Apparent confusion emerged in the Democratic Progressive Party yesterday resulting in the withdrawal of a vague public statement in which the party tried to put into perspective allegations that the former cabinet attempted a 'coup de tat' in April this year.
In the confusion, it has also transpired that the body of the late president Mutharika was detained at Kamuzu International Airport for four hours from 6pm to 22hrs "in view of the logistics involved in the medical evacuation to South Africa".
The statement, circulated by former deputy minister of Foreign Affairs Kondwani Nankhumwa, was abruptly withdrawn by its signatory DPP Secretary General Elias Wakuda Kamanga on the basis that it was discussing matters privy to the cabinet.
"It was erroneous. As you are aware, I am Secretary General of the DPP. I have not been a member of cabinet and so I can not authoritatively speak for the cabinet. This is why the statement has been withdrawn," Kamanga told The Daily Times Thursday.
But the statement discussed events around the death of President Bingu wa Mutharika and leading to the ascension to that office by President Joyce Banda.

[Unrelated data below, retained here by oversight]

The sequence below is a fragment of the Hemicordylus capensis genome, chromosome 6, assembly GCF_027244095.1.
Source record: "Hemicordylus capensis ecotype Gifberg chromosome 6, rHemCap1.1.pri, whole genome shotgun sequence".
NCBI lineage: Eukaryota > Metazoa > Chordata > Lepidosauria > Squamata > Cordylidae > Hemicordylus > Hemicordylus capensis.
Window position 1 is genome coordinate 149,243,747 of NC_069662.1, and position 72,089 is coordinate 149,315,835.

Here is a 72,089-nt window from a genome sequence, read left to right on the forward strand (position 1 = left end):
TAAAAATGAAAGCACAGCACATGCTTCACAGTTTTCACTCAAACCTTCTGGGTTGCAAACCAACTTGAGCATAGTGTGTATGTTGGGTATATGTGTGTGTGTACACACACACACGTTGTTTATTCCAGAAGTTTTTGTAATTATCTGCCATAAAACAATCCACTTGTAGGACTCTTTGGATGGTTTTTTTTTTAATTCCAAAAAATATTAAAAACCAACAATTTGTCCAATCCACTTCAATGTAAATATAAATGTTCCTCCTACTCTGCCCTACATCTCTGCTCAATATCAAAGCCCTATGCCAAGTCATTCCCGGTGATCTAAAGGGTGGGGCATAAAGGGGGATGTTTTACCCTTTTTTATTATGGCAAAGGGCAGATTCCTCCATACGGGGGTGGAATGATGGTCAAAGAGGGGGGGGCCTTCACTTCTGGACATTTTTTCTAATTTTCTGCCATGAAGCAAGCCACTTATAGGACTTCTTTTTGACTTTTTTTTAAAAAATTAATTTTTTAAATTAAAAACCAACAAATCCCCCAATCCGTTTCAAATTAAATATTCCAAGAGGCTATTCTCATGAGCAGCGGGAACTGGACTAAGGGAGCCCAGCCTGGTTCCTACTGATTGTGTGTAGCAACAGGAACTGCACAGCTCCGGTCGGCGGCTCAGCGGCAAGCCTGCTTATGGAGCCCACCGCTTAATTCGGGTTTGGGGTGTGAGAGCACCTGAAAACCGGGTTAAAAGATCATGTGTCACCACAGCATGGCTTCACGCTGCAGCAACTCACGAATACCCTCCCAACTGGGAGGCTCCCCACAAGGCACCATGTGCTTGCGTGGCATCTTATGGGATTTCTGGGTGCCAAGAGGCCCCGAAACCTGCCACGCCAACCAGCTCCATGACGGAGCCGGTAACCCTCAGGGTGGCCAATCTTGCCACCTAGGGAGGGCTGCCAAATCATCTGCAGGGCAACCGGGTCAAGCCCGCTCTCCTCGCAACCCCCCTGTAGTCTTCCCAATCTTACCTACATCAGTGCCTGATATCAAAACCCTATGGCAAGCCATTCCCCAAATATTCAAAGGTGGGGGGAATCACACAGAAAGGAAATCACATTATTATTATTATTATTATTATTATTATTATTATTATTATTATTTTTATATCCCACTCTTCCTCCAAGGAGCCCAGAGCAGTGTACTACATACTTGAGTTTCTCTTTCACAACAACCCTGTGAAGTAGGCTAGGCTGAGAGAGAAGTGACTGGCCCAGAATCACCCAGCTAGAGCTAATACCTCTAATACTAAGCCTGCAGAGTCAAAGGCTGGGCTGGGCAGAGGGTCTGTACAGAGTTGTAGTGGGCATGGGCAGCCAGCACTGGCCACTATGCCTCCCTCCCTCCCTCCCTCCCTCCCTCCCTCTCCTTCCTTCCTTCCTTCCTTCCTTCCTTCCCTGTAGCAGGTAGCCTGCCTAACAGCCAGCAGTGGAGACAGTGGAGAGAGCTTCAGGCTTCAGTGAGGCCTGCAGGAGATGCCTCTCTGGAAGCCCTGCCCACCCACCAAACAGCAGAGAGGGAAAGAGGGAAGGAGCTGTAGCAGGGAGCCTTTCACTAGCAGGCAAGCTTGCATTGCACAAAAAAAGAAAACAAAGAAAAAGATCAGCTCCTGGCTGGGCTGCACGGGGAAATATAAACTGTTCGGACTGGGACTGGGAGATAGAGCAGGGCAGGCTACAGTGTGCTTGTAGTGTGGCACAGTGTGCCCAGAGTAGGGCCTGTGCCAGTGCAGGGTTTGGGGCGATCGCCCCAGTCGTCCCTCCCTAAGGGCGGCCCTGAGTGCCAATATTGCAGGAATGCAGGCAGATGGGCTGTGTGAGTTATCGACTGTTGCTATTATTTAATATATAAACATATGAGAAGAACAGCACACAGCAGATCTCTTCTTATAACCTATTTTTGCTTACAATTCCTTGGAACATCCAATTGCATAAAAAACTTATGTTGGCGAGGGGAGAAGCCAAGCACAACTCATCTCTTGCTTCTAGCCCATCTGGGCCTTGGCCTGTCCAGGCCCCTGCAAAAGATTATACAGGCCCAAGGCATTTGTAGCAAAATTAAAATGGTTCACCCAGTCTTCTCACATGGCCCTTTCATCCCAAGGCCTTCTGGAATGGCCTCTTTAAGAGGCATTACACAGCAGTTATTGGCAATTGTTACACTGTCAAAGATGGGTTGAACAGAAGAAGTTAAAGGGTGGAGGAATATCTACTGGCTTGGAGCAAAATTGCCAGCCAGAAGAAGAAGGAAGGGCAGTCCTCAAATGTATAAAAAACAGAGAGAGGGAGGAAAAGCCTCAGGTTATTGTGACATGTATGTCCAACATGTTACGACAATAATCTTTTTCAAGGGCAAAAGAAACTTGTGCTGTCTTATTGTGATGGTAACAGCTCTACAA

In the statement, the DPP acknowledges that a cabinet meeting presided over by former Energy Minister Goodal Gondwe met to discuss succession of President Mutharika in view of a matter in the Constitutional Court for which he had sought determination as to whether the vice president could succeed him considering that Mrs. Joyce Banda had been fired from the then ruling DPP.
The party alleged that Chief Secretary to the Government Bright Msaka, who was present reminded the ministers meeting that the gathering "was not a formal cabinet meeting but a consultative one" and that they needed someone to lead the meet.
"It was unanimously agreed that the Ministry of Justice and the Attorney General should refer the matter to the Constitutional Court again to decide as quickly as possible on the matter and that prior to the court decision, Section 85 of the Constitution would apply.
"This implied that one of the cabinet ministers would be appointed as Acting President for the few days while waiting for the court decision to avoid power vacuum," reads part of the two page statement.
The statement is an apparent attempt to respond to President Banda's request for an account of what and how her predecessor Mutharika died.
There are reports that operators of the air ambulance hired to ferry the former president to South Africa refused to proceed upon realising that the would-have-been patient was actually dead "hence the KIA detention".
On April 6, six cabinet ministers namely; Patricia Kaliati, Henry Mussa, Jean Kalilani, Vuwa Kaunda, Nicholas Dausi and Kondwani Nankhumwa, now known as the mid-night six, held a press conference where they made public, the then cabinet's view that Joyce Banda would not succeed Mutharika if he had died.
The statement was made despite the fact that the Constitution of Malawi is so clear that in the event of the incapacitation or death of the president, the vice president would automatically take over.